There is no doubt that lions are in trouble across their range in Africa, with studies estimating a drop in numbers from over 100,000 to possibly as low as 20,000 over the last 50 years. Due to its size and relatively low human population density, Zambia is a potential stronghold for the species, and the country’s iconic Kafue National Park (KNP) is likely to be of vital strategic importance to the future of the species in the country.
Currently, however, very little is known about the size or status of the lion population in the KNP. The Kafue Lion Project (KLP) has therefore been established in order to determine the current status of the species in the park, as well as the conservation threats facing lions in the greater Kafue system.
The KLP came about as a result of discussions between Wilderness Safaris, Panthera (a US-based NGO dedicated to wild cat conservation) and South Africa’s University of Cape Town (UCT). These three organisations, with additional support from the Wilderness Safaris Trust, approached the Zambia Wildlife Authority (ZAWA) in early 2010 with a proposal to establish a new project in line with ZAWA’s Conservation Strategy and Action Plan for the African Lion in Zambia. The proposal was accepted by ZAWA, and the KLP officially began fieldwork on 1 July 2010.
The first phase of the project is aimed at generating baseline information on the status of the KNP’s lion population. Various techniques are being used for this purpose, including call-up surveys, spoor count surveys and prey abundance counts. The sheer scale of the park, and the lack of road access make the completion of these surveys particularly challenging for the research team!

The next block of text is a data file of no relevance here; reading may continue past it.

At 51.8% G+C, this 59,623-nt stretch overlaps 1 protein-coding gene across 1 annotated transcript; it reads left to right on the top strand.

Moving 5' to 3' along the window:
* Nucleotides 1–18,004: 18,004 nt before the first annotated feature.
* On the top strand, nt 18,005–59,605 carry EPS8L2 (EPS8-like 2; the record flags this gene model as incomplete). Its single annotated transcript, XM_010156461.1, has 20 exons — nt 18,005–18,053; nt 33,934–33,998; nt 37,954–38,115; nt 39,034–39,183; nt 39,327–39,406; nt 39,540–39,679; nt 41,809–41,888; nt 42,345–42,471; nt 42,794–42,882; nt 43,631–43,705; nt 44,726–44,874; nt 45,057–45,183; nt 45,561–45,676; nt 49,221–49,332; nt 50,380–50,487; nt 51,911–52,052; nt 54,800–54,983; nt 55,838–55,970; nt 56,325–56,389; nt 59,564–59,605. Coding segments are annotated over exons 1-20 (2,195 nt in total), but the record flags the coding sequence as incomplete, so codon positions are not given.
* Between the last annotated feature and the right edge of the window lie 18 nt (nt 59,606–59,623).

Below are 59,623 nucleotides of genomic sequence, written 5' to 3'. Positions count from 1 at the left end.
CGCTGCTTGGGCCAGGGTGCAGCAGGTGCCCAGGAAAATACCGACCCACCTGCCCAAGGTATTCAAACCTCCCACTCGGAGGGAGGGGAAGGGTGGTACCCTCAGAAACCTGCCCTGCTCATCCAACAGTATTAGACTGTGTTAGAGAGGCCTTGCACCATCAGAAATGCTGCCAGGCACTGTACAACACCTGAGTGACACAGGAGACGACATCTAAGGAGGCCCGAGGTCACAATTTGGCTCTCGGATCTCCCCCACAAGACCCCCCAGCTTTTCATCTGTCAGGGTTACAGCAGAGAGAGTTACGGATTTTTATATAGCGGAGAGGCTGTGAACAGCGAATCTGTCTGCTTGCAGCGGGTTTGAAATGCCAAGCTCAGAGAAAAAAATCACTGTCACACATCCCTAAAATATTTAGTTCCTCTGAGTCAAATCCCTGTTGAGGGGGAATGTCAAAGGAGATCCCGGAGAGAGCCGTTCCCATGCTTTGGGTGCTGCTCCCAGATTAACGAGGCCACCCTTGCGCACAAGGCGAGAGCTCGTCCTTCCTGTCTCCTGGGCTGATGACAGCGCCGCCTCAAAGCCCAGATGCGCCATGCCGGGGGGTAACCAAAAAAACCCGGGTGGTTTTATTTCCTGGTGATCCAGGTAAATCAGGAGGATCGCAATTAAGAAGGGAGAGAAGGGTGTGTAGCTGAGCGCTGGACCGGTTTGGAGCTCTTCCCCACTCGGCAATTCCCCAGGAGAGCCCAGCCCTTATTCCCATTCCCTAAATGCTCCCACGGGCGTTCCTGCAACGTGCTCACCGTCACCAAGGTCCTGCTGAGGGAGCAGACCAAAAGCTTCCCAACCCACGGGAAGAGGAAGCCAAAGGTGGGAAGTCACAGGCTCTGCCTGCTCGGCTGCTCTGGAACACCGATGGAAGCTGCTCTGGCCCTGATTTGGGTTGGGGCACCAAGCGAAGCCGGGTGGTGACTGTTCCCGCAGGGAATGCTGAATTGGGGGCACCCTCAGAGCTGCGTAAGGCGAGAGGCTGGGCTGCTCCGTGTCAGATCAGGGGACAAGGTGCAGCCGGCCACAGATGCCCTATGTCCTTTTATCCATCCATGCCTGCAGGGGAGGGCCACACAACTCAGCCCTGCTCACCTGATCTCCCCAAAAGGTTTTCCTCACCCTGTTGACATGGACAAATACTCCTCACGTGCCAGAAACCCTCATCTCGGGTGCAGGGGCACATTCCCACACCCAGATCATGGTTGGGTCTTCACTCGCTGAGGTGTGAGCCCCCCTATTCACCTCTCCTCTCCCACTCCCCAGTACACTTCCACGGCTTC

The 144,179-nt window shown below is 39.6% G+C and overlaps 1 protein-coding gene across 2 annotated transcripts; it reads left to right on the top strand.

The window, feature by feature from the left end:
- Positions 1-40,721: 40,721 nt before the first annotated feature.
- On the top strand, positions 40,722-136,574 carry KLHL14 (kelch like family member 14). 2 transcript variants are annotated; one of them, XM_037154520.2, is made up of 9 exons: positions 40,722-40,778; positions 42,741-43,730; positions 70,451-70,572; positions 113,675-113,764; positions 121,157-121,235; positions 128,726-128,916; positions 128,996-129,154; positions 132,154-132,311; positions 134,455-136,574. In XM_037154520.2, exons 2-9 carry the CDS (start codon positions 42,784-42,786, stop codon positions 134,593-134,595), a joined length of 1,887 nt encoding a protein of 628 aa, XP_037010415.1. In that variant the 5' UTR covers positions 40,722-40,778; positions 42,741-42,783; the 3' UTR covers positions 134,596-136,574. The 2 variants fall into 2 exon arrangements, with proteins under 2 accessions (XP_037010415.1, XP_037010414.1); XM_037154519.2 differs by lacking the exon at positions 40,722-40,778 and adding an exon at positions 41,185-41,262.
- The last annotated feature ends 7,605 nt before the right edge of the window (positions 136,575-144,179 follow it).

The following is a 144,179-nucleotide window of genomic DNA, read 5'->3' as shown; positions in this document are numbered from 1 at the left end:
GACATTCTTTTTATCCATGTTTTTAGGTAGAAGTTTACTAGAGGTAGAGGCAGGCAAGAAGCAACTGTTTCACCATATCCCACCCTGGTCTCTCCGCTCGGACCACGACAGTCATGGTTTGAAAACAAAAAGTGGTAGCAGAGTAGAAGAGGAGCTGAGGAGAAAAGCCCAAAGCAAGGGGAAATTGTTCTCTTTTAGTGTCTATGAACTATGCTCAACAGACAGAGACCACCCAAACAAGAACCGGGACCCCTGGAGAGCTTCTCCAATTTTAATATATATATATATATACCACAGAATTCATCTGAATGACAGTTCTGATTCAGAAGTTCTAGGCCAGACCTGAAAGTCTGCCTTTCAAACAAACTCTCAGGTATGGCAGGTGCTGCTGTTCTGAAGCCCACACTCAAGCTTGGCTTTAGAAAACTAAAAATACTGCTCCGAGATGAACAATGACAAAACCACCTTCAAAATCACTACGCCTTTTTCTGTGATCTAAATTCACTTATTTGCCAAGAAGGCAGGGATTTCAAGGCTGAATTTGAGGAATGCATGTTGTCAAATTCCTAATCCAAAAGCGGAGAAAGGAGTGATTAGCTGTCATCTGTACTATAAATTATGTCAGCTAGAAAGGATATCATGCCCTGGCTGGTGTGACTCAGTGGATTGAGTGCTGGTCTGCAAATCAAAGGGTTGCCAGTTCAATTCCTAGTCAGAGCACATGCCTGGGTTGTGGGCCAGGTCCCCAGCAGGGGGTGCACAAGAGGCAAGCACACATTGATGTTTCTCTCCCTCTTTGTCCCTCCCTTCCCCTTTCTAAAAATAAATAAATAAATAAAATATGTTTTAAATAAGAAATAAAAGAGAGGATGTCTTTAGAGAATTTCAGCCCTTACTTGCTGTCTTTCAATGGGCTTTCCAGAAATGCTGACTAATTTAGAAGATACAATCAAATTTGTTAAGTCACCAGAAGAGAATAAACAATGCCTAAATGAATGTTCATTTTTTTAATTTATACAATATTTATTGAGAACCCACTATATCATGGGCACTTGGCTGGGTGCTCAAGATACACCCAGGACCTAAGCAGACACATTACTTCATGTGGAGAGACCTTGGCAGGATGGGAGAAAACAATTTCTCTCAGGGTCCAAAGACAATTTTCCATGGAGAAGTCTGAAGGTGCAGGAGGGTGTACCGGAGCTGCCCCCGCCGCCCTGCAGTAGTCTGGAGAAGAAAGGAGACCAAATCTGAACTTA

Once the initial surveys have been completed, the project will move on to investigate whether lion numbers in the park are stable, increasing or decreasing. Three core study areas, one in the Busanga Plains, one in the Lufupa Camp area, and one in a Game Management Area (GMA) adjacent to the KNP will be selected for this purpose. In these areas the researchers will deploy GPS and VHF collars on selected individual lions to enable intensive monitoring of a number of key prides and male coalitions.
Over time this will enable the team to determine whether lion numbers in the KNP are being limited by natural or anthropogenic factors. A major natural factor to consider will be the annual inundation of much of the KNP by the summer rains, while poaching and fires in the KNP, as well as trophy hunting in the adjacent GMA’s will be among the anthropogenic causes of mortality investigated.
The overall objective of the project is to generate sufficient data to enable the KLP partners, along with ZAWA, to collaborate on producing a plan to ensure the long-term sustainable management of lions in the greater KNP system. With other lion populations in Zambia likely to face similar challenges to those in KNP, this plan will be a valuable contribution to the design of a countrywide Lion Management Strategy.
Lastly, as the KNP forms a major part of the Kavango-Zambezi Transfrontier Conservation Area, the Kafue Lion Project will make a significant contribution to ensuring the continued existence of this key species across a vast tract of prime African conservation land.